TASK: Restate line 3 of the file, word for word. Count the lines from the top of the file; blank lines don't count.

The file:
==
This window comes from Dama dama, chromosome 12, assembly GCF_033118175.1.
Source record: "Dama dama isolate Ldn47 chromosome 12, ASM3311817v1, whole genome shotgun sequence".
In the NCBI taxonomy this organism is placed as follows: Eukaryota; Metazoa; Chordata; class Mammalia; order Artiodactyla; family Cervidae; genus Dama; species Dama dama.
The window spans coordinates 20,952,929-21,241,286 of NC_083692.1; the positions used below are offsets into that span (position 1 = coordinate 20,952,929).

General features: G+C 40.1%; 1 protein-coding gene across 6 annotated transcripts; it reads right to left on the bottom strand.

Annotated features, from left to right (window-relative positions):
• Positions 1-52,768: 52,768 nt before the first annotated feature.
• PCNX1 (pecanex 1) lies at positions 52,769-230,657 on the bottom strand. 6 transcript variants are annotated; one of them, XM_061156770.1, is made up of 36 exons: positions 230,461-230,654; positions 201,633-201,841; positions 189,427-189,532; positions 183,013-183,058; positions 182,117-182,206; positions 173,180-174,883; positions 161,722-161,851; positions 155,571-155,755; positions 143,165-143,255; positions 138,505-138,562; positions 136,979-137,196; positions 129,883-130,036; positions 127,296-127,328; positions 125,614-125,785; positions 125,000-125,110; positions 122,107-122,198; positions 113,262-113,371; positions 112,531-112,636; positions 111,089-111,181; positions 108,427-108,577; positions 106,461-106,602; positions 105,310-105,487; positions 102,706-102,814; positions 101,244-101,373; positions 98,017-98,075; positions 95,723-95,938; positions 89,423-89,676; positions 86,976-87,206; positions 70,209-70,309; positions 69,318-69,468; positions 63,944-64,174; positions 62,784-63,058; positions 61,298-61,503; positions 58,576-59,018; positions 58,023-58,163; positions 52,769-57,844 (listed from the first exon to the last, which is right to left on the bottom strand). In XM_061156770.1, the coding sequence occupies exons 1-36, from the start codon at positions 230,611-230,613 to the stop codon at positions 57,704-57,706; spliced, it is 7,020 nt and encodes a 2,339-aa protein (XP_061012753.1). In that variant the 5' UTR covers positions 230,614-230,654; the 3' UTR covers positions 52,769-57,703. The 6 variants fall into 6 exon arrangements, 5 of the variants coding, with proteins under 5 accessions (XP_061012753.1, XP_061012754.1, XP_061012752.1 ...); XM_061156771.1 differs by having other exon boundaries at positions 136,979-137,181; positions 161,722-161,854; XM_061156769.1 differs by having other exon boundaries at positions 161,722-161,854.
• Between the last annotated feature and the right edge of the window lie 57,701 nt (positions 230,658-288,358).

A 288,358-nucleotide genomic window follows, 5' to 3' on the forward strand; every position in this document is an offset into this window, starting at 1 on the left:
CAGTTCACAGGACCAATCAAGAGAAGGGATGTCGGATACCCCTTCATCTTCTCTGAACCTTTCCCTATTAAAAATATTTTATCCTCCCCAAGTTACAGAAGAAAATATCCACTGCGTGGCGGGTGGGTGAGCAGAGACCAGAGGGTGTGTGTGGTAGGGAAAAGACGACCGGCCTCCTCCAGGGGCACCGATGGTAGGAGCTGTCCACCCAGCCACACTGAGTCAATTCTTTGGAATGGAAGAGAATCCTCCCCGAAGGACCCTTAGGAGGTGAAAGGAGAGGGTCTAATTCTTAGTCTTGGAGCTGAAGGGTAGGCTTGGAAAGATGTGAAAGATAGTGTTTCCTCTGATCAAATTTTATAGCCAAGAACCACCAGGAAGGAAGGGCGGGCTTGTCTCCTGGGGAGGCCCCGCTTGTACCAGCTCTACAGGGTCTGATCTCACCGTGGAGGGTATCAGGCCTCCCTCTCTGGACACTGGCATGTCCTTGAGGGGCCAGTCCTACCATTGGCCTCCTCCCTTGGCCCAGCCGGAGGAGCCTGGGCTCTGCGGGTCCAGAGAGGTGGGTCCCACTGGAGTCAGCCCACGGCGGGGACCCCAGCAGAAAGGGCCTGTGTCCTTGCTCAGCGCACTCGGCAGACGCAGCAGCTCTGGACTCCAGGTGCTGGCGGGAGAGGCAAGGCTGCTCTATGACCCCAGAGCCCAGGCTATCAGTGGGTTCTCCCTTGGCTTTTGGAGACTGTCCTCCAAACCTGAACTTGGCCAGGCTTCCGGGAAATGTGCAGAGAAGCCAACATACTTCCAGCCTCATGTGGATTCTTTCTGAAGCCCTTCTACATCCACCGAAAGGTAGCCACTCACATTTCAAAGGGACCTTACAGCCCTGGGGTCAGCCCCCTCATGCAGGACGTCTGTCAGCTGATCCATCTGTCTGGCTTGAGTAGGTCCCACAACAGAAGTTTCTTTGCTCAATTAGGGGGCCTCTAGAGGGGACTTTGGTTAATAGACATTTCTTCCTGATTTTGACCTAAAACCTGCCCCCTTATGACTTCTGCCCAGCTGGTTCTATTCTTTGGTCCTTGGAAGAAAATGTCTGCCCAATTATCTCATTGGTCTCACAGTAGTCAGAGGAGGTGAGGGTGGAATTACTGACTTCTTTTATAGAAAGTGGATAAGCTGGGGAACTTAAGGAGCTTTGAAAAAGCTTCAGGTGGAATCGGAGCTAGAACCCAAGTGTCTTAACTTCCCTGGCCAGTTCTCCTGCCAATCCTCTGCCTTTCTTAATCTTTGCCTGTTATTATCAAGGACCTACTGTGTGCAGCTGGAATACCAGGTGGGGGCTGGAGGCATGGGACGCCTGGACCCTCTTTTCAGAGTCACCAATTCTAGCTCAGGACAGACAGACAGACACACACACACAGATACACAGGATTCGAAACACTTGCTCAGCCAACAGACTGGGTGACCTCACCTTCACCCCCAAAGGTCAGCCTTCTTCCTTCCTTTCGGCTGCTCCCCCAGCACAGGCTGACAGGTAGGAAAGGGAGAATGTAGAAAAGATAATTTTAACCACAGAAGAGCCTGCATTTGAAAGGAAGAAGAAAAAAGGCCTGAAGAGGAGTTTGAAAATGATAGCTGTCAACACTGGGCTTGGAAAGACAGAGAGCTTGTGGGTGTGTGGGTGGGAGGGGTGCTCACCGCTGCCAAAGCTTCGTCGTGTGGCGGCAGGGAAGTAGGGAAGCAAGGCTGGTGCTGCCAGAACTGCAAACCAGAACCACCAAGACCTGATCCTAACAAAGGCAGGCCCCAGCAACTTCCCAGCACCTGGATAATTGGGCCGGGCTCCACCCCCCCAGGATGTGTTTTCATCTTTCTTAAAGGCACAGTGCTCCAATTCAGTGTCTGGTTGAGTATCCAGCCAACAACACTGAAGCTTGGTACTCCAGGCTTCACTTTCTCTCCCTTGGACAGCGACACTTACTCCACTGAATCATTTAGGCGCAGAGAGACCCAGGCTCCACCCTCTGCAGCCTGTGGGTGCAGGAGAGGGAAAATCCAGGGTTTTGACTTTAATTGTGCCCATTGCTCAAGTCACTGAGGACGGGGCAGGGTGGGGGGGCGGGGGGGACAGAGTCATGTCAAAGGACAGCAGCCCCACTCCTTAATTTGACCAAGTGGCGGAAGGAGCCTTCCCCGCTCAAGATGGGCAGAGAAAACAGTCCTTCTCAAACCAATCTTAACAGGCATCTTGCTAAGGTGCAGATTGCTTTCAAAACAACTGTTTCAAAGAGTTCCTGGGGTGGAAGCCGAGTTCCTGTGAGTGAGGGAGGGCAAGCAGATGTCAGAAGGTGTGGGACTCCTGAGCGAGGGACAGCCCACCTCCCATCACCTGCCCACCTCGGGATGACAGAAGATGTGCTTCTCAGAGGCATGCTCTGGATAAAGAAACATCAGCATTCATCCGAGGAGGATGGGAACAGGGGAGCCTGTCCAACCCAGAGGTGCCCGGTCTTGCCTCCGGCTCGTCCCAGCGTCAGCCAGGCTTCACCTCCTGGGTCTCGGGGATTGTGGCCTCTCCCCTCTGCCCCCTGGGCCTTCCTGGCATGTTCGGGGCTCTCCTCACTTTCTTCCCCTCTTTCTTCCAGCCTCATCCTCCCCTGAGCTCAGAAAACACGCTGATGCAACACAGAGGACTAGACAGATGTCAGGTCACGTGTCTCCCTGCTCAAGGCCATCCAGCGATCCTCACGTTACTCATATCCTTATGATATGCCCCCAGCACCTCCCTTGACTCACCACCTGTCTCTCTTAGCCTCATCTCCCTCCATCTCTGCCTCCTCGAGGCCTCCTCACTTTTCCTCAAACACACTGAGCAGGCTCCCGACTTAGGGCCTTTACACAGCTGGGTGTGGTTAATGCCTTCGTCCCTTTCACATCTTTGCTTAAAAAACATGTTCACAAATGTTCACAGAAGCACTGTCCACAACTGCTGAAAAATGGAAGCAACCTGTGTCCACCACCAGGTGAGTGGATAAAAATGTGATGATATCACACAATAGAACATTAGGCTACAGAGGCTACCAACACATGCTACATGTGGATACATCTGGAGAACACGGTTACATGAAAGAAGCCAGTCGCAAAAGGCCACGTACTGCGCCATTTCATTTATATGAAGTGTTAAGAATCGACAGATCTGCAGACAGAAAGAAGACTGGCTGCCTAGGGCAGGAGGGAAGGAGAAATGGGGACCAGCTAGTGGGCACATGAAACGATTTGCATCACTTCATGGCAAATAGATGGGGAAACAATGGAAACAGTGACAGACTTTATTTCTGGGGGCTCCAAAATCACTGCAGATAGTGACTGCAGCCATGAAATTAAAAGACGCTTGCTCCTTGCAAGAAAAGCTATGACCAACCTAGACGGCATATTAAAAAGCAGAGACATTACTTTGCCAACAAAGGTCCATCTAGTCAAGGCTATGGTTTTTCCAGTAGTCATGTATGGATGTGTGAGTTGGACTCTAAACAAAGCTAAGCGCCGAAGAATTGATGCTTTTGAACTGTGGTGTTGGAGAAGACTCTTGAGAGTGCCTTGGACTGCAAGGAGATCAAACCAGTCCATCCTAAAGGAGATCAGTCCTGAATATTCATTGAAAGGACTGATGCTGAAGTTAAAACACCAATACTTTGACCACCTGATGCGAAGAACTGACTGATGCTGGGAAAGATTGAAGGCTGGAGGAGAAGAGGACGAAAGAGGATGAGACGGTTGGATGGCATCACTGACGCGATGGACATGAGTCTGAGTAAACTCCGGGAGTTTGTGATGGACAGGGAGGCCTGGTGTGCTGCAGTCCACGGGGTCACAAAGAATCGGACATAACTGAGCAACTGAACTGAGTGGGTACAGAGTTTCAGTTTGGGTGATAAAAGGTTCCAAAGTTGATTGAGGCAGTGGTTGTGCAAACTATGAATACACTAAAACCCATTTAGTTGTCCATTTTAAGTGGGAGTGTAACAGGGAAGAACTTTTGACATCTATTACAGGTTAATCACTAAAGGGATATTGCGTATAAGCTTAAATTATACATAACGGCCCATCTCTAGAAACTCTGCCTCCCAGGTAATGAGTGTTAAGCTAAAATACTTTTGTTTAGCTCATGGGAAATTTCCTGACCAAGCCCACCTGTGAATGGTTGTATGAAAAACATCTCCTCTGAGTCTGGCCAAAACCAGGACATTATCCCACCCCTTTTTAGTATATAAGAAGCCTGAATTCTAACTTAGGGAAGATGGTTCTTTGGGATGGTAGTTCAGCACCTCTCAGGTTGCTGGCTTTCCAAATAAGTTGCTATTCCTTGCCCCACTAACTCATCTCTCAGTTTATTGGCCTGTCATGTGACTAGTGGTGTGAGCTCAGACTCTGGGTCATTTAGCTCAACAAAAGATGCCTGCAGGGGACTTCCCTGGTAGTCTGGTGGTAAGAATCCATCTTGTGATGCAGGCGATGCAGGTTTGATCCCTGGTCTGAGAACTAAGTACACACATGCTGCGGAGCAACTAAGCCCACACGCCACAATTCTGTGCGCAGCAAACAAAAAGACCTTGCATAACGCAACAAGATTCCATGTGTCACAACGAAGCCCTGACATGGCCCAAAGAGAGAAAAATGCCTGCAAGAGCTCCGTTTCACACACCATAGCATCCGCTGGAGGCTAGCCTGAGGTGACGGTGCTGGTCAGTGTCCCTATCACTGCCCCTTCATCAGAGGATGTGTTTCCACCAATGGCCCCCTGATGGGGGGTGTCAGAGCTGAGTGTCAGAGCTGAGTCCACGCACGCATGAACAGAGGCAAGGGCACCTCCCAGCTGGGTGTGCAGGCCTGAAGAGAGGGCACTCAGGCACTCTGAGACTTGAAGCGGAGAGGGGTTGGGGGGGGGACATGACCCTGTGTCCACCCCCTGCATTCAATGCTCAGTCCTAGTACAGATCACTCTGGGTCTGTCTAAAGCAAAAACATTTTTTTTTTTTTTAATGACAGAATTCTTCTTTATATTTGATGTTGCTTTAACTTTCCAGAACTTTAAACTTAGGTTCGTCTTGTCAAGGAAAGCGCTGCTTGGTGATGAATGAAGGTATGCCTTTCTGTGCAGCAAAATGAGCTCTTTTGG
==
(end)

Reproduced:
In the NCBI taxonomy this organism is placed as follows: Eukaryota; Metazoa; Chordata; class Mammalia; order Artiodactyla; family Cervidae; genus Dama; species Dama dama.